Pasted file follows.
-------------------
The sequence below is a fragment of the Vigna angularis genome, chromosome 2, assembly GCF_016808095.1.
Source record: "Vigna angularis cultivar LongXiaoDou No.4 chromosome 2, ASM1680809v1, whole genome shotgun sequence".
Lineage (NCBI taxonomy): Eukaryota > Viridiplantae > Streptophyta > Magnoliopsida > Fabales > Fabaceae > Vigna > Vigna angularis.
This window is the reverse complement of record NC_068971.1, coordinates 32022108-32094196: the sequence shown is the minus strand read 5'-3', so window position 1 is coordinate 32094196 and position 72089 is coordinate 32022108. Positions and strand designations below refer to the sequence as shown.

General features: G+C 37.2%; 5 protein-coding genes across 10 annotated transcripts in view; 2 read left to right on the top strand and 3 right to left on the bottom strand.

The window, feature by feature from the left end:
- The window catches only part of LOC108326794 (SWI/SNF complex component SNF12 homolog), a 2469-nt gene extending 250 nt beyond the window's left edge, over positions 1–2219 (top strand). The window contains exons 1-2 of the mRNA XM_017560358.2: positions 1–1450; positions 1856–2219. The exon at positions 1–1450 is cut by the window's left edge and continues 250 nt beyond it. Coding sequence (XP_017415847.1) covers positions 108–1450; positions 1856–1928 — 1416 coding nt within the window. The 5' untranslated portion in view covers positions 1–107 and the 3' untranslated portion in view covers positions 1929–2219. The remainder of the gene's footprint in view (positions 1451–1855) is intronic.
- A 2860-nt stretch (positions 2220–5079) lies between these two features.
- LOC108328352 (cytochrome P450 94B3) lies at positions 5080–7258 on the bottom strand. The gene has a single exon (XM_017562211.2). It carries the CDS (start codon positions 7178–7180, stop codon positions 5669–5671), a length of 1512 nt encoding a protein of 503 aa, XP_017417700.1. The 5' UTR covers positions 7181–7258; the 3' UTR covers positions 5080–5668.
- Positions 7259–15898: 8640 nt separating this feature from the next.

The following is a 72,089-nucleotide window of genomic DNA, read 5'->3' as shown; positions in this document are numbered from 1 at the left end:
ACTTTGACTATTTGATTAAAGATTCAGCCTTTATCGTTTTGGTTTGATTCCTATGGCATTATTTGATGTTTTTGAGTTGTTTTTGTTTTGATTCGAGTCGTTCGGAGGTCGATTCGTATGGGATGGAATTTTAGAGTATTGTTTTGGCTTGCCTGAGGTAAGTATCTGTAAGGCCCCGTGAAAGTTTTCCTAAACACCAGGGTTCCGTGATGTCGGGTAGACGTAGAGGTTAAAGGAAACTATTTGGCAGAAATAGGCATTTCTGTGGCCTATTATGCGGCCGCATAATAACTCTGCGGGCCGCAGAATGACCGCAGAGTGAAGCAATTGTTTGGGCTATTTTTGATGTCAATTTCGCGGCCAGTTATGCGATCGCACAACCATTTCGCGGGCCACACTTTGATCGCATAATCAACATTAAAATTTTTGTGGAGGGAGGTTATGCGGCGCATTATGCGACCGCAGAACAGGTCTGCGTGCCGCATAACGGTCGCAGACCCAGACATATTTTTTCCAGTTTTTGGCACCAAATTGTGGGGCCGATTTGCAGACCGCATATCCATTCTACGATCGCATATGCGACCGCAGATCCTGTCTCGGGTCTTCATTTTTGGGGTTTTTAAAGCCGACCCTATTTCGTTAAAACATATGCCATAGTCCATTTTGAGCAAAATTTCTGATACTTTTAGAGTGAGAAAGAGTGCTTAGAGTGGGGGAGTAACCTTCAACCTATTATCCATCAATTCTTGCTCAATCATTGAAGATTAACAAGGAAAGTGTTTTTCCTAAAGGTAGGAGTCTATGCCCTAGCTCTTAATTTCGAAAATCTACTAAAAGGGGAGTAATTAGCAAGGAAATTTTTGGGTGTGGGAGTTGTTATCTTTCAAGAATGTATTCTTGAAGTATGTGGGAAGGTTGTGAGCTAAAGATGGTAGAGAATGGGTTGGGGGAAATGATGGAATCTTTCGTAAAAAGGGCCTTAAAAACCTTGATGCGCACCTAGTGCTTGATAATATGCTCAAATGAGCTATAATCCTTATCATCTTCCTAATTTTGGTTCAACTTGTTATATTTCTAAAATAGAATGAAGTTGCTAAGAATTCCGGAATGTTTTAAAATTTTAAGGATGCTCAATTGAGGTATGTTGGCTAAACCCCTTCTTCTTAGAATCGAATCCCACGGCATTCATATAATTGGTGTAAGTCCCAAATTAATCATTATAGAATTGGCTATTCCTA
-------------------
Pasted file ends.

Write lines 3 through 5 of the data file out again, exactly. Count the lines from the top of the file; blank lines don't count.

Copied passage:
Lineage (NCBI taxonomy): Eukaryota > Viridiplantae > Streptophyta > Magnoliopsida > Fabales > Fabaceae > Vigna > Vigna angularis.
This window is the reverse complement of record NC_068971.1, coordinates 32022108-32094196: the sequence shown is the minus strand read 5'-3', so window position 1 is coordinate 32094196 and position 72089 is coordinate 32022108. Positions and strand designations below refer to the sequence as shown.

General features: G+C 37.2%; 5 protein-coding genes across 10 annotated transcripts in view; 2 read left to right on the top strand and 3 right to left on the bottom strand.